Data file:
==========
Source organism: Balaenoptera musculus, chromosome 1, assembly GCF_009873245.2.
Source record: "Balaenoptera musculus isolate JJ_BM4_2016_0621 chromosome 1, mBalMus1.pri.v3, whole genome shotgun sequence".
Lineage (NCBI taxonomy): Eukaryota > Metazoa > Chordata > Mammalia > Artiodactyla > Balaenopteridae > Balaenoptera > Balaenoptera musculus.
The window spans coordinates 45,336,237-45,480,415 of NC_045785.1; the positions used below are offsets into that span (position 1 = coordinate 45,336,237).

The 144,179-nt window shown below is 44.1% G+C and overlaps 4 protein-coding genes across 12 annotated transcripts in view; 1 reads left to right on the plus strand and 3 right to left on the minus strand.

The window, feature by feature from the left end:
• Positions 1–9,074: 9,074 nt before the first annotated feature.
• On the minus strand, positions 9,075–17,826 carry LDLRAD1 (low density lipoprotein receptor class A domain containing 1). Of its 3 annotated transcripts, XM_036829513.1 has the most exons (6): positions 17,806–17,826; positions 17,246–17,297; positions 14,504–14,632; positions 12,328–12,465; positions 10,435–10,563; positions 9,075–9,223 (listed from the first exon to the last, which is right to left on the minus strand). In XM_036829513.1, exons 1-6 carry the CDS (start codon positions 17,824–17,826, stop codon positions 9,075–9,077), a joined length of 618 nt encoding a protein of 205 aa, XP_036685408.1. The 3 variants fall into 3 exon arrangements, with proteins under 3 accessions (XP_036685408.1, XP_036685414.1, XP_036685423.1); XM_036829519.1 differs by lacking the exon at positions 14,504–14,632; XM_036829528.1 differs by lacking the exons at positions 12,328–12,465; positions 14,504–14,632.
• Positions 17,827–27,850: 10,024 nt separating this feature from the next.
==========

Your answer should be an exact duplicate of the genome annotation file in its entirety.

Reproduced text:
Source organism: Balaenoptera musculus, chromosome 1, assembly GCF_009873245.2.
Source record: "Balaenoptera musculus isolate JJ_BM4_2016_0621 chromosome 1, mBalMus1.pri.v3, whole genome shotgun sequence".
Lineage (NCBI taxonomy): Eukaryota > Metazoa > Chordata > Mammalia > Artiodactyla > Balaenopteridae > Balaenoptera > Balaenoptera musculus.
The window spans coordinates 45,336,237-45,480,415 of NC_045785.1; the positions used below are offsets into that span (position 1 = coordinate 45,336,237).

The 144,179-nt window shown below is 44.1% G+C and overlaps 4 protein-coding genes across 12 annotated transcripts in view; 1 reads left to right on the plus strand and 3 right to left on the minus strand.

The window, feature by feature from the left end:
• Positions 1–9,074: 9,074 nt before the first annotated feature.
• On the minus strand, positions 9,075–17,826 carry LDLRAD1 (low density lipoprotein receptor class A domain containing 1). Of its 3 annotated transcripts, XM_036829513.1 has the most exons (6): positions 17,806–17,826; positions 17,246–17,297; positions 14,504–14,632; positions 12,328–12,465; positions 10,435–10,563; positions 9,075–9,223 (listed from the first exon to the last, which is right to left on the minus strand). In XM_036829513.1, exons 1-6 carry the CDS (start codon positions 17,824–17,826, stop codon positions 9,075–9,077), a joined length of 618 nt encoding a protein of 205 aa, XP_036685408.1. The 3 variants fall into 3 exon arrangements, with proteins under 3 accessions (XP_036685408.1, XP_036685414.1, XP_036685423.1); XM_036829519.1 differs by lacking the exon at positions 14,504–14,632; XM_036829528.1 differs by lacking the exons at positions 12,328–12,465; positions 14,504–14,632.
• Positions 17,827–27,850: 10,024 nt separating this feature from the next.